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Home Features Top of the Week Writers Strike Update and Your Soap Operas

Writers Strike Update and Your Soap Operas

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The mess is just getting bigger and your soaps will start to suffer


WGA Strike posterOver three months ago, on November 5, 2007, the WGA (Writers Guild of America) voted to strike against the AMPTP (Association of Motion Picture and Television Producers).  Their strike demands included doubling their share of sales from DVD’s (from 4 to 8 cents a DVD), and a certain percentage of revenues and licensing fees  earned from internet streaming and downloads.  With even your soaps now streaming online, this latter demand is crucial in establishing industry precedents going forward.

Just prior to the strike in early November, Soapdom polled all of the soaps to see if or how they prepared for the imminent strike.  Most shows would not get into specifics, but did say things like, “we are covered,” and “we have material that will carry us through January.”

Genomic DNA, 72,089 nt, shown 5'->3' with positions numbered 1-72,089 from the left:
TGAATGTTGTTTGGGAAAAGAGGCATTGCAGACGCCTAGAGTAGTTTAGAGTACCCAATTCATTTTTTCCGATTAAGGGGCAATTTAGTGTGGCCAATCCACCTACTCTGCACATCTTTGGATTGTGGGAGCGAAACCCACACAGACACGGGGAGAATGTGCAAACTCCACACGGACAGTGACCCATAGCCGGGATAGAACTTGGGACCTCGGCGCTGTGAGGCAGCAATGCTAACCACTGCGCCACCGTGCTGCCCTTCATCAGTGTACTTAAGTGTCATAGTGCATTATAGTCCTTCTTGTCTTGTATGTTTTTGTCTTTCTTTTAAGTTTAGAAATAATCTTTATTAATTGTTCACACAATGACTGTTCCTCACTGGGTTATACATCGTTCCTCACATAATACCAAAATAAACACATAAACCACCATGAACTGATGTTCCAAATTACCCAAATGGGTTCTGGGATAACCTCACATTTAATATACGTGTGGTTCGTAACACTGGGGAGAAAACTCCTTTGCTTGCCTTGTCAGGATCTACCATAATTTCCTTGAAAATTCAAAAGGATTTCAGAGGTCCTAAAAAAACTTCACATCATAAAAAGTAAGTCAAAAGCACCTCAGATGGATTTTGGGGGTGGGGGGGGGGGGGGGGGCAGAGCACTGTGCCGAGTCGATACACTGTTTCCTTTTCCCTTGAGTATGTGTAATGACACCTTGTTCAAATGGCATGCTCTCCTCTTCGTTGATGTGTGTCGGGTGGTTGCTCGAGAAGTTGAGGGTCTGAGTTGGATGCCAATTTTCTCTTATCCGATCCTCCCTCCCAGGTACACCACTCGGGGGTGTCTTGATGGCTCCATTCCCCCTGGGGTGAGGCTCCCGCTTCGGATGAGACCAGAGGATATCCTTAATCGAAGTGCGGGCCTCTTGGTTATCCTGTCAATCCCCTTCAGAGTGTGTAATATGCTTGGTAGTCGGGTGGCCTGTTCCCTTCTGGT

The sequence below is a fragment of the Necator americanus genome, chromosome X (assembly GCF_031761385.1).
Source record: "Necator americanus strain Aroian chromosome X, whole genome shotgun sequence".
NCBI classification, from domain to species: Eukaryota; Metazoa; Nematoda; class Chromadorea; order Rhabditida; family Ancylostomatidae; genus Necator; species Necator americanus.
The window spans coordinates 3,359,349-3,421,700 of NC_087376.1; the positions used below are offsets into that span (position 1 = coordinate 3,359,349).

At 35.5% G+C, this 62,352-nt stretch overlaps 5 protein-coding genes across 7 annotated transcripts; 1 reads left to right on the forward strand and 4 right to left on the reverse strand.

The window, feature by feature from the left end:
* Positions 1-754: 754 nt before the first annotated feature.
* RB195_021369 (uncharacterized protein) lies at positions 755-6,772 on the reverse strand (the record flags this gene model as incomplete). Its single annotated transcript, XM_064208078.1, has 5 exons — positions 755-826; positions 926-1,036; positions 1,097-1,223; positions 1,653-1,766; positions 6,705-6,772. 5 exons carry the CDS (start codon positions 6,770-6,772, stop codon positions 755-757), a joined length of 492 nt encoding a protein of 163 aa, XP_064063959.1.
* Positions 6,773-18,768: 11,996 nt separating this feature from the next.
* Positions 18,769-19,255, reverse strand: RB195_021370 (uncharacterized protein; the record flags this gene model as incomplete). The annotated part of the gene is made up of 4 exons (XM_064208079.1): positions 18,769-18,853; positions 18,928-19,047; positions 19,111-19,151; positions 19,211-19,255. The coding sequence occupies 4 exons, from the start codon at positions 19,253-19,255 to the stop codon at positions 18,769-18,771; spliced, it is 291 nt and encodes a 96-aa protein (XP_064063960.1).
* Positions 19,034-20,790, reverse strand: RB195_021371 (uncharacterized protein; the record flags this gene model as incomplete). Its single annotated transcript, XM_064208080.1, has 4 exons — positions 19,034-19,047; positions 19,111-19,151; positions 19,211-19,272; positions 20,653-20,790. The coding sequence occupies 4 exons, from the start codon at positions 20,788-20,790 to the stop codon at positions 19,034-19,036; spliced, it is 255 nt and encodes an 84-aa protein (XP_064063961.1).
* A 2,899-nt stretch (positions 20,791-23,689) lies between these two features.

Well, my cyber soap fan friends, we are now well into January and there does not look like any headway has been made in resolving the strike – especially as the two sides have not even sat down to the bargaining table in over a month.  There’s a certain arrogance in that, I believe.  This strike is not only impairing our television and future film viewing, it’s crippling the lives of thousands of production, staff and ancillary workers and businesses in the industry and beyond who are not writers, but who have been forced out of work thanks to the strike.  The irony here is that the striking writers (who may or may not be receiving strike pay) and the innocent victims in this mess – the production workers, staffs, etc. – are losing all sorts of money due to the lack of work, while the studios and television networks are saving millions in not having to pay salaries and other production costs.  The striking writers and the others affected by the strike will never recoup that money.

Granted, the studios and networks are also losing millions in advertising dollars as advertisers pull out of some of the shoddy programming that’s been scheduled to fill in on prime time.  No one is winning here.